On Thanksgiving Day, many people in America are reflecting on what they are thankful for. Take a moment right now to think of some small thing you are thankful for. It doesn’t have to be the best, most amazing thing in your life. Literally anything you enjoy or are glad to have will work! If you’re having trouble, look around you and find something you like in your environment - a colored leaf, a comfy blanket, or a piece of food. From a scientific perspective, gratitude is important because it tells your brain that the pathways to the things that make you feel happy and fulfilled are important, and they become easier to follow. That has benefits for your stress levels, relationships, and overall health.
What does gratitude do from an energetic perspective? Take a breath and really sink into the feeling of gratitude. Right now. I don’t mean a specific thankfulness directed at a person who made that thing possible for you, although that is also important. For now just focus on the feeling of gratitude in your own energy sphere, the appreciation of this joy or blessing. Notice what happens in your body. For me, it feels like my chest warms and lifts while my shoulders and back relax and sink down. Gratitude is grounding. It allows you to be present in the moment and in your own body. Gratitude is also opening. It bumps you out of the hamster-mind, constantly worrying about the future or the past, and into an authentic connection with yourself and the world around you.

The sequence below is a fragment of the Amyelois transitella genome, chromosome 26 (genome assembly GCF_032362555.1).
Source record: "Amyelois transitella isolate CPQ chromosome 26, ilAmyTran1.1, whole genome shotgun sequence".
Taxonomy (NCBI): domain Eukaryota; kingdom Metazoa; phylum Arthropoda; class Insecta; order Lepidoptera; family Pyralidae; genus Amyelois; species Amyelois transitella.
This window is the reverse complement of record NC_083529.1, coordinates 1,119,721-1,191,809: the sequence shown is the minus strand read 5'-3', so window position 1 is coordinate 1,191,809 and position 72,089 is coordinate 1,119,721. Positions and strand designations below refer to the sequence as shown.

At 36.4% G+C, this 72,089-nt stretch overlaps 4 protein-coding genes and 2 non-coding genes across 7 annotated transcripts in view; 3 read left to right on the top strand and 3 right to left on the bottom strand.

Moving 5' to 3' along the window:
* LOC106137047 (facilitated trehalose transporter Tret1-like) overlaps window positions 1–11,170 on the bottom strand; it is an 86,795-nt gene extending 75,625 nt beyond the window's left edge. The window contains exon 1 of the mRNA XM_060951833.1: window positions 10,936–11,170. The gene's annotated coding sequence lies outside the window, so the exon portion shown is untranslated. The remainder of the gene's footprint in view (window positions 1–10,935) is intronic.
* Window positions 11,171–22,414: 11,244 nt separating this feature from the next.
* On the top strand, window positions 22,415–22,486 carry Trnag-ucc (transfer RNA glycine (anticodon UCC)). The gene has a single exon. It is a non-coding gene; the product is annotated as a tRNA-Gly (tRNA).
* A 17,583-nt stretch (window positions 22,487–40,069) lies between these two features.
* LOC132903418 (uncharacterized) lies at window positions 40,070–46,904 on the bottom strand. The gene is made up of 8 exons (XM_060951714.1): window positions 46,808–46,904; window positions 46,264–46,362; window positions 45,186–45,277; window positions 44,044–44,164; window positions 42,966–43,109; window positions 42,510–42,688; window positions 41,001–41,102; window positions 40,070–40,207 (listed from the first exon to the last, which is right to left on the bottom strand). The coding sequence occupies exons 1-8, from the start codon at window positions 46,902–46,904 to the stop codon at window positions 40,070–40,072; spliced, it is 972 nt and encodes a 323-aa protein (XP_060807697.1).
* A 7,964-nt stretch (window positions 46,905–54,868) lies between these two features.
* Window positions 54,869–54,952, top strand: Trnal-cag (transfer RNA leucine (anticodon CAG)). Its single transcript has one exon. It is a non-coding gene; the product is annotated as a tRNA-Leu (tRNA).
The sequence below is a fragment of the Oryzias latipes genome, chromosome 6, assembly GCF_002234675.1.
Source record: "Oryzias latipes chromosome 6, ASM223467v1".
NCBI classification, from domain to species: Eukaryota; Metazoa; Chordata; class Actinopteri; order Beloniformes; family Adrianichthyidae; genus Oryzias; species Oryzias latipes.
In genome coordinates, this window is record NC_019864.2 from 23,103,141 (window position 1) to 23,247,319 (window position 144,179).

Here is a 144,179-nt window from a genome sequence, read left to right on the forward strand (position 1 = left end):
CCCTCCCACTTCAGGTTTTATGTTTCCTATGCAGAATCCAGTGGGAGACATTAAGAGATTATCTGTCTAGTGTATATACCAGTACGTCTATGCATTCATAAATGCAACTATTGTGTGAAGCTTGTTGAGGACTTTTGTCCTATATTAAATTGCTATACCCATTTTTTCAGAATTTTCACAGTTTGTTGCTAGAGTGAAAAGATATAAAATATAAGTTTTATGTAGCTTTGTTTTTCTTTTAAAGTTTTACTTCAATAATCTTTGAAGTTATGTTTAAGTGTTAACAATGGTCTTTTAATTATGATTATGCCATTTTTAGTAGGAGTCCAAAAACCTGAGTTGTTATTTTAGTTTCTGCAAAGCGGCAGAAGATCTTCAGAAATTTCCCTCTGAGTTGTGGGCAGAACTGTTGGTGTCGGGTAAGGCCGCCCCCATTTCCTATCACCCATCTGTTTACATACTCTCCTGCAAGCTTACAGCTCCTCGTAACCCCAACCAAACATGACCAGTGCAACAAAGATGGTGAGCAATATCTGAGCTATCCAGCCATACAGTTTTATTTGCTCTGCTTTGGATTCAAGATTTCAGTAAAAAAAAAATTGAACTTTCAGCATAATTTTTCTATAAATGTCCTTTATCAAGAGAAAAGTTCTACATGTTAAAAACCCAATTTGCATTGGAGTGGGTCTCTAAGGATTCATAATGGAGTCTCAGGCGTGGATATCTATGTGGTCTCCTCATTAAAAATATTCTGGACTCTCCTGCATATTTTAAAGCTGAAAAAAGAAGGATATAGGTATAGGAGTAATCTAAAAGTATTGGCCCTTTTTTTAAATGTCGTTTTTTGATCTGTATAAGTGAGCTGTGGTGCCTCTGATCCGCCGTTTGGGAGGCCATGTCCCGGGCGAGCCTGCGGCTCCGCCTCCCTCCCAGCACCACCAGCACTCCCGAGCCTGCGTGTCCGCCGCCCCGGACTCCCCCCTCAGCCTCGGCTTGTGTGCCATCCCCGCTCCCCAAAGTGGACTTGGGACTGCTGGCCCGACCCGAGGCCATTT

Gratitude is the beginning of a prayer. Prayerfulness for me begins with a sense of wonder and beauty. In places of natural beauty (and they exist everywhere!) I’m sometimes overwhelmed by the thought “Wow! How lucky am I to live in a world where this beauty exists? Thank you!” Awareness of our blessings, of the blessedness of life, is also an invitation for more blessings. And more awareness of those blessings, which lead to more blessings, and so on. To me, this is the essence of manifestation. Noticing that you are in a world full of wonderful and joyous things and believing that other wonderful and joyous things will happen. But it doesn't work without gratitude for what is already in your world.
So once again, take a breath. Sink into that feeling. Lift into the love that is a natural companion of gratitude. And from that place, begin your day.
I want to make a note here to recognize that for many people in America, Thanksgiving is a time of grief, not gratitude. Native Americans are reflecting on the grievous and unanswered injustices that are often glossed-over by our feel-good pilgrim story about this day. I encourage you to learn more about the past and how modern Americans are still being affected by colonization, and how you can help. I am grateful that these stories are being told. I invite you to find a way to honor the memory of those massacred eastern tribes, as part of your day of celebration and gratitude. As incongruous as that might sound, we live in a complicated world and grief and gratitude can sit at the same table. You might consider donating or engaging your family in conversation about how our votes and actions affect Native Americans today, and educating others about the violence still being done to Native peoples in America.
I am grateful for each and every one of you doing small and huge things to make this world more just and more loving. Blessed be.